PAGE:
• Ancient petroglyphs are seen in an area called Yierbas Buenas. Ancestors of today’s native Atacamenos carved the petroglyphs into reddish volcanic rocks between 500 and 3,000 years ago. The figures, sometimes reached only by climbing up among the rocks, typically show llamas and shamans with an occasional fox.
• Moon Valley is located in the Salt Mountain range but is named for its lunar-like
surface. The U.S. has used the terrain to test a model for a Mars robot.
We got close to it ourselves, walking and climbing through a dry cave covered with salt that we got all over our clothes. This ended with a climb up a hill, via insecure-looking chunks of salt, where we could get a new slant on the place.
But, for the most striking views of the dramatic lunarscape, we drove outside Moon Valley to a point called the Coyote lookout to see the effects of the sunset on the valley and the mountains beyond.
• There are some 80 Tatio Geysers about 90 minutes’ drive from San Pedro and more
than 14,100 feet above sea level.
The Atacama has geysers because snowmelt flowing underground confronts the hot magma of a volcanic zone, producing steam and a great pressure to escape.
The phenomenon is most impressive at sunrise when hot water hits very cold air, producing dramatically billowing steam.
For our August visit, we departed our hotel at 5:15 a.m. to arrive in time for a bracing (23F) sunrise walk among the geysers in thin air.
We stuck to marked paths (people have gotten too close with fatal results), observing the bubbling hot water at the base of geysers and, of course, the steam. Visitors also took dips in a hot springs on site, but not me.
• We were entranced by flamingos at the Chaxa Lagoon, which sits inside the desert’s roughly 1,160 square miles of salt flats. Our guide said these flats, about an hour’s drive from San Pedro, are the world’s third largest, after those in Bolivia and at Utah’s Salt Lake.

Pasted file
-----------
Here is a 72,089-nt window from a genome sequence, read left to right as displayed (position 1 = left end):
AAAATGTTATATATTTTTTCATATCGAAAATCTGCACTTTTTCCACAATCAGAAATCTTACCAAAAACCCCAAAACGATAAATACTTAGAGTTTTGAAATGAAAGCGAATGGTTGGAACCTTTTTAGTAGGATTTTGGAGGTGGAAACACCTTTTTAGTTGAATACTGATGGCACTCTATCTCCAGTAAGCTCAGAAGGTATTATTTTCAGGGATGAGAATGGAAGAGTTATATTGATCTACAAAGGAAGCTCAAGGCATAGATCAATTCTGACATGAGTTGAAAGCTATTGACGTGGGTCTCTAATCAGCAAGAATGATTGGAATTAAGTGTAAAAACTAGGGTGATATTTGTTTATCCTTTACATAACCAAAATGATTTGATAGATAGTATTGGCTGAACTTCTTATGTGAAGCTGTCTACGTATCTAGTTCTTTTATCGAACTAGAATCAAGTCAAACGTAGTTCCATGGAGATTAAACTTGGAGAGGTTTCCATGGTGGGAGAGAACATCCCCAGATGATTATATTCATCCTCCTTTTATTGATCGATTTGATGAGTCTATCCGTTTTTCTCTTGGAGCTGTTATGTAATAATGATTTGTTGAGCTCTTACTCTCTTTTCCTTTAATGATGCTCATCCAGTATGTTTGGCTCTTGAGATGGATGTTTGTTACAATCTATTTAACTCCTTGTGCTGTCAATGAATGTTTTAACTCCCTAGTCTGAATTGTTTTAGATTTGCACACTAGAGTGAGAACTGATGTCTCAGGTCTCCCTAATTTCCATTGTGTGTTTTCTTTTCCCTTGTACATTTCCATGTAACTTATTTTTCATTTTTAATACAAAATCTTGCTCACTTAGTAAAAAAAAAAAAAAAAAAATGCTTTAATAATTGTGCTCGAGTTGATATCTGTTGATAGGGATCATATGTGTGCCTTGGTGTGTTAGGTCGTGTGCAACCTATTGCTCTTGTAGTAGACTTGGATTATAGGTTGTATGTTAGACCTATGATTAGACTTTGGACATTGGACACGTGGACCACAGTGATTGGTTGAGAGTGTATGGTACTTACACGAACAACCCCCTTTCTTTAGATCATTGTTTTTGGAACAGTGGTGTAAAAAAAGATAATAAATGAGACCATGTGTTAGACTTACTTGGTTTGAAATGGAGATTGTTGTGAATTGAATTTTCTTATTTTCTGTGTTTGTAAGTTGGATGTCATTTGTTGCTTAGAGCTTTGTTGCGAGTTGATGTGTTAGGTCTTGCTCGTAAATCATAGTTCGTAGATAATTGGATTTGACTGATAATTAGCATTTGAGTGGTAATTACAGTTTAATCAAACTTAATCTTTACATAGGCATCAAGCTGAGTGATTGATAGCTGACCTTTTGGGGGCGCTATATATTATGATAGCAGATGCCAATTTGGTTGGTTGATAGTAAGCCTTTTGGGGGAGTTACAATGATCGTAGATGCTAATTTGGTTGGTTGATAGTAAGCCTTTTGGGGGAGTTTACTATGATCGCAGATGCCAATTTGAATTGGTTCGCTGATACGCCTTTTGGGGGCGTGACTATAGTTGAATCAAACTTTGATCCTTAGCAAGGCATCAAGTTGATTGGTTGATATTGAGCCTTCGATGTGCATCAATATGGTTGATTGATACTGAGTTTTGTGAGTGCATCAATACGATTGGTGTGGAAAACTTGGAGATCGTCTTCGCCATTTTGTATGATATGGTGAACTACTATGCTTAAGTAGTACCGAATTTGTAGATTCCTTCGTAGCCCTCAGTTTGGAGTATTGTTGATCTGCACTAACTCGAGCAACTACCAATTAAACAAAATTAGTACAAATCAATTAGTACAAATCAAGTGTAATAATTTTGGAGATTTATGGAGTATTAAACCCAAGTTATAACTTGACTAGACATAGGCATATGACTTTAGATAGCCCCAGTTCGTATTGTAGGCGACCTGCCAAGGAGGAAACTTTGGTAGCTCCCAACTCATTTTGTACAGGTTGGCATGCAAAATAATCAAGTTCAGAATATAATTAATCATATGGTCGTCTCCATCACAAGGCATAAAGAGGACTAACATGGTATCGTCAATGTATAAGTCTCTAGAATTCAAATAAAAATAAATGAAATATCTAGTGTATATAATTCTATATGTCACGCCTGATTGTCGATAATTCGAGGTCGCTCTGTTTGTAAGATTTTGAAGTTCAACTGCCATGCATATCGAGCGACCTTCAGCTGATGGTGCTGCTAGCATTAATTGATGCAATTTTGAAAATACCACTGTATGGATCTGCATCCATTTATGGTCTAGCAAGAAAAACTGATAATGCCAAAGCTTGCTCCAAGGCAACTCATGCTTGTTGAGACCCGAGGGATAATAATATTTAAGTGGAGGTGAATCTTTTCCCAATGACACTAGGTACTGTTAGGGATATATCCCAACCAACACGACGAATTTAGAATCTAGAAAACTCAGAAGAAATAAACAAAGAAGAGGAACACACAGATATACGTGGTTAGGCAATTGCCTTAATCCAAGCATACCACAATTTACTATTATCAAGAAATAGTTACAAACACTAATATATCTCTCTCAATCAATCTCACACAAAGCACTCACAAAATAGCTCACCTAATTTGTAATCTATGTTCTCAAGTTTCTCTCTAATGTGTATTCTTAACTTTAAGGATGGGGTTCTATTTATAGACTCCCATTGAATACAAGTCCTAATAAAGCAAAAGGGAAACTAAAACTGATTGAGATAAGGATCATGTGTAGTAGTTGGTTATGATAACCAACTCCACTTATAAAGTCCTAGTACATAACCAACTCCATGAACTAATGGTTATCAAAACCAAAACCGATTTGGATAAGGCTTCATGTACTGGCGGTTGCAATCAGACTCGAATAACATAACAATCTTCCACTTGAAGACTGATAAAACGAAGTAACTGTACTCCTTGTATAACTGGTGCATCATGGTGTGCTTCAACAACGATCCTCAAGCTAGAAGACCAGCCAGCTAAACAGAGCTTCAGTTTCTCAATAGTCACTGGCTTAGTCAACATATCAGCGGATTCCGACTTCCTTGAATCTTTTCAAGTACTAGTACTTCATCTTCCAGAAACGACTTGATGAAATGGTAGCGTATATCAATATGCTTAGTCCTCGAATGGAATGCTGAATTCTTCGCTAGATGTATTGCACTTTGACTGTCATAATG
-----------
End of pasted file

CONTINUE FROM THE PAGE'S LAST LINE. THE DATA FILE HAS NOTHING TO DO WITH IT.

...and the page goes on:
As we approached the flats, sparse vegetation disappeared as land became saltier. Our guide pointed out volcanoes, too, including one called Llullaillaco, which indigenous people consider sacred. The Incas left sacrificed children on this volcano, and those mummies are now in a museum in Argentina.
At the salt flats, we followed a designated path surrounded by barren mounds of salty earth, leading to still water, in which a snow-capped mountain was reflected and where a smattering of flamingos ate the tiny shrimp that give them their pink hue. Our guide said they eat all the time and asked us not to disturb them with our voices.
We saw other birds, including avocet, plover, and sandpiper.
After collecting a zillion photos, we drove back to the hotel.
A touch of urbanity
More than a million people live in the Atacama. San Pedro, the largest oasis, accommodates only a fraction — 6,000 people in greater San Pedro. The altitude is a
bigger number: 8,100 feet.
San Pedro is charming, with a large central square, the 18th century adobe San Pedro Church and streets lined with low-rise, mostly white shops, restaurants and small hotels and hostels. I was struck by the well-designed signage on many establishments. San Pedro also is home to a noted archaeological museum.
Tourism is obviously a mainstay in San Pedro. I walked through, but many Atacama visitors cycle in the area and include the village on their itineraries.
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